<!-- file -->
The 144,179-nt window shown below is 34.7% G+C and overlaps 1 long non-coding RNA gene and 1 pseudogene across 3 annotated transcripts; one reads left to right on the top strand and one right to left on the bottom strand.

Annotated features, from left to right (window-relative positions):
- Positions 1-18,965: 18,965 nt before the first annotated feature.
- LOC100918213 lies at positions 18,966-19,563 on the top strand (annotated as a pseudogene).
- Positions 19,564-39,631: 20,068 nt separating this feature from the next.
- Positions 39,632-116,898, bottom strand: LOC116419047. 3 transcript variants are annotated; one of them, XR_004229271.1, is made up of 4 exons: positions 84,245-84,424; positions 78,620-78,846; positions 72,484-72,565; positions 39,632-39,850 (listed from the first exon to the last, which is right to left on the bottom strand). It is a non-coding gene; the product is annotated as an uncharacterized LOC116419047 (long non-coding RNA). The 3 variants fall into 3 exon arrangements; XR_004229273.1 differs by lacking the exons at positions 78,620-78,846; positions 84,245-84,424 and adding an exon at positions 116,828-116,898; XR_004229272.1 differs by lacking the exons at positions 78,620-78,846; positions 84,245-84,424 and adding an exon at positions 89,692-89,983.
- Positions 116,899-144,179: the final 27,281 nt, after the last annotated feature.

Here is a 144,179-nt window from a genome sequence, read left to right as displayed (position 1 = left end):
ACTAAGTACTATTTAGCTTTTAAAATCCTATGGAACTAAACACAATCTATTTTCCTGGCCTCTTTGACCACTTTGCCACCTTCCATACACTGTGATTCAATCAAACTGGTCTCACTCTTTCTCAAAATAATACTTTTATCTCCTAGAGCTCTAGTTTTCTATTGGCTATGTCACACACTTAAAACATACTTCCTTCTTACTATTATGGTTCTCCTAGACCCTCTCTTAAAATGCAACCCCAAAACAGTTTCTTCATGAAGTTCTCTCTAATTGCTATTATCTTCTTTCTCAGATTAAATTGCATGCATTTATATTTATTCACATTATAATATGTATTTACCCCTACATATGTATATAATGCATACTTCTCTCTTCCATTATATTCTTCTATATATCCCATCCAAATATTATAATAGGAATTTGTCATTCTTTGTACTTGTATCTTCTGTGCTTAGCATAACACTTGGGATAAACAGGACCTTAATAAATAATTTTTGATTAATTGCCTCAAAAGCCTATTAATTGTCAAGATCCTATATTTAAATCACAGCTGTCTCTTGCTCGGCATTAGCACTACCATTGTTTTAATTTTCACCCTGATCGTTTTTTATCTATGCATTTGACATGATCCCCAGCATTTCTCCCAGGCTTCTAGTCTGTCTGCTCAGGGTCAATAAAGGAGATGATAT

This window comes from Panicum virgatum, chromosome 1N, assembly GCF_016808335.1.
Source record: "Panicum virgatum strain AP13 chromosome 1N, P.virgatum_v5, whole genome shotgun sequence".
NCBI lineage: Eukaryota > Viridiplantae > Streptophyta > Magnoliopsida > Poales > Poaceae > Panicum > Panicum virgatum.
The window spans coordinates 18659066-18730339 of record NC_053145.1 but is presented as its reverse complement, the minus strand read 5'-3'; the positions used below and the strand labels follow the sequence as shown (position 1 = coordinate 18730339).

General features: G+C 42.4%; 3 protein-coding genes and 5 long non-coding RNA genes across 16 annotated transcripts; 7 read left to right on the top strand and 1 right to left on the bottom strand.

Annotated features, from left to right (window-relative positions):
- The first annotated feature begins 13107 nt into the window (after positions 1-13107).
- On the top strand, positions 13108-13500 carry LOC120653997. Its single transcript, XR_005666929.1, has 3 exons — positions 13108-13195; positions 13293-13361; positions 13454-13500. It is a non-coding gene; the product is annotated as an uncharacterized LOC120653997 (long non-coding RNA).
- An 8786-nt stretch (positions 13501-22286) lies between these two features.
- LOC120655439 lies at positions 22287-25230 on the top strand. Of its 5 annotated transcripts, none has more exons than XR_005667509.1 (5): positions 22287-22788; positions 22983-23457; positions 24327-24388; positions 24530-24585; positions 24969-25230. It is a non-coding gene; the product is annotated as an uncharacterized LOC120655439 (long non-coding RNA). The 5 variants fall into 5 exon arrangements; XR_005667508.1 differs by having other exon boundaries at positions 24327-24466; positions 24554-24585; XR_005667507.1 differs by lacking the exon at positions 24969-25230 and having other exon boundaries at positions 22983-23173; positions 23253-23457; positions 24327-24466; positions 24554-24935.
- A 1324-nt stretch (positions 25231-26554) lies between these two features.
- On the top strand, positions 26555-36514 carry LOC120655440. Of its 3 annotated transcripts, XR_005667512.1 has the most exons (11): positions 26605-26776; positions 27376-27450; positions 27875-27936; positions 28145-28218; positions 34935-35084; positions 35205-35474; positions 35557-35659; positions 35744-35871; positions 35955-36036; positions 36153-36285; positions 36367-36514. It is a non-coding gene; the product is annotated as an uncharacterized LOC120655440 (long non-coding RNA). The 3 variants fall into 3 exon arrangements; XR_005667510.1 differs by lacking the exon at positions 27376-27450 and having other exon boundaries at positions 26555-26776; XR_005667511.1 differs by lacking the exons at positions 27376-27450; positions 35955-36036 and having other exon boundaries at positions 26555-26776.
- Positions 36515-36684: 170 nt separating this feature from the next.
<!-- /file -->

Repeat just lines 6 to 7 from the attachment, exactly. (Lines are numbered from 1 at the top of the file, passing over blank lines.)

- Positions 39,632-116,898, bottom strand: LOC116419047. 3 transcript variants are annotated; one of them, XR_004229271.1, is made up of 4 exons: positions 84,245-84,424; positions 78,620-78,846; positions 72,484-72,565; positions 39,632-39,850 (listed from the first exon to the last, which is right to left on the bottom strand). It is a non-coding gene; the product is annotated as an uncharacterized LOC116419047 (long non-coding RNA). The 3 variants fall into 3 exon arrangements; XR_004229273.1 differs by lacking the exons at positions 78,620-78,846; positions 84,245-84,424 and adding an exon at positions 116,828-116,898; XR_004229272.1 differs by lacking the exons at positions 78,620-78,846; positions 84,245-84,424 and adding an exon at positions 89,692-89,983.
- Positions 116,899-144,179: the final 27,281 nt, after the last annotated feature.